A recognised feature of valid laws is that they must be clear, concise and understandable. One of the main resulting problems is that laws are interpreted strictly and this can lead to harsh judgments. The clearest example of this can be seen in cases of strict liability whereby no mitigating factors can be taken into consideration. In order to counter this a number of devices have developed over the years in order to take account of mitigating factors should the individual circumstances of the case require it. These devices now appear in a number of legal systems, and ecclesiastical law is no exception. References to the doctrine of equity, dispensation and necessity are rife within the Canon law of a number of churches and these are used to allow for the relaxation of legal rules should circumstances require. What is equally evident is that although such rules exist within these churches, the precepts that they are based on, sources where they are drawn from, and names are always slightly different. What is intended in the following article is to draw upon two of these devices, Canonical equity in the Latin Church and the Orthodox use of economy, in order to discover if they are, in modern times, equivalent devices or if there is a greater distinction embedded through their religious development and guidance for their use.

For a European Range of Clearly Defined Usury Rates (Cavalier, George) 42

The financial crisis that originated in the US has fuelled a growing debate on interest rates, and one may even wonder if stricter regulation makes sense in Europe: some countries - like the UK - are today relaxed about limitations on interest, but others - like France - are very efficient towards interest rate restrictions. This paper investigates historical, economic, and current aspects of Western laws regarding the prohibition of interest in a loan contract. The common Canon Law prohibition of interest, once shared in Europe, was in fact held in check by a distinctive civil law practice.

Nowadays, most Western laws prohibit only 'rapacious' interest rates. However, one observes a general move towards more fairness in the treatment of interest in Europe. The comparative study carried out by this paper on legal and tax caps on interest may also show the direction to follow. The second part of this article highlights the point that, nowadays, most Western laws prohibit only 'rapacious' interest rates. Even the UK, traditionally more relaxed on interest limitation is imposing, for tax deduction purposes, caps on interest. A comparative survey seems to show the direction to follow.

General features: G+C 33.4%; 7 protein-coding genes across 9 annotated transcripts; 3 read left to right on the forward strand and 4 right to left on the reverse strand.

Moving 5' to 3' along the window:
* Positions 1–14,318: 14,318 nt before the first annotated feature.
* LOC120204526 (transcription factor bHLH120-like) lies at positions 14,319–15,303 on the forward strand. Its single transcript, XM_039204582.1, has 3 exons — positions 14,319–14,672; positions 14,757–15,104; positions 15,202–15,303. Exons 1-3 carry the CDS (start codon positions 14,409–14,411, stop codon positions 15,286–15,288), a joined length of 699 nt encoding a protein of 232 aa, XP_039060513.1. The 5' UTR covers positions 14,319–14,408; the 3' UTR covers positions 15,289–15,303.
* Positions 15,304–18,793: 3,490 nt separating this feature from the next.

The conclusion is that this current trend may promote a European range of clearly defined usury rates.

Issue 173

The EHRC's Work on Religion or Belief (Perfect, David) 113

The Equality and Human Rights Commission (EHRC) was established in October 2007. A GB-wide body, its mandate covers nine protected characteristics (age, disability, gender reassignment, race, religion or belief, sex, sexual orientation, marriage and civil partnership and pregnancy and maternity). The EHRC has also been Great Britain's National Human Rights Institution (NHRI) since 2009. It is a non-departmental public body, and its sponsor department is currently the Department for Culture, Media and Sport.

After briefly outlining the context of equality and human rights law with regard to religion or belief, this paper first describes the EHRC's previous legal, policy and research work, focusing in particular on the aspects of policy and research work that touch on legal issues. It then discusses the current policy and research activities which are designed to implement its 2013 religion or belief strategy.

Human Rights Theory: Fit for Purpose, Fundamentally Flawed or Reformable? (McIlroy, David) 129

For all the achievements of the human rights movement, persistent questions remain about the theoretical basis for human rights. Human rights theory attempts to solve three problems: the problem of religious disagreement, the problem of how to identify common values and the problem of holding governments to account. Joan Lockwood O'Donovan argues that the ability of human rights theory to address those problems effectively is undermined by the predominant concept of rights. This concept of rights as 'things which belong to individuals' gives rise to or reinforces trends towards individualism, possessiveness and litigiousness. Nicholas Wolterstorff offers a reformed account which understands human rights as a form of normative social relation. This essay contends that, in addition, responsibilities need to be given priority over rights and that there needs to be renewed deliberation about the common good in order to overcome the problems which human rights theory seeks to confront.

The Regulation of Cremation Residues by Church and State - Past, Present and Future (Pocklington, David) 145

Within the United Kingdom, over seventy four per cent of funeral services are followed by cremation, and there is an increasing trend for the resulting ashes to be given to relatives for disposal. Nevertheless, there is little secular or religious legislative control over the creation or disposal of cremated remains, an issue identified by recent media investigations. This article traces the development of the cremation process and the involvement of religious groups, and the problems associated with the treatment of cremation residues. It concludes that although operating within a framework that is essentially Christian, the lack of prescriptive controls permits the requirements of other faiths to be accommodated.

Trying to Catch the Deluge: Shari'ah, Terrorism and Religious Freedom (Carneiro, Pedro Erik) 173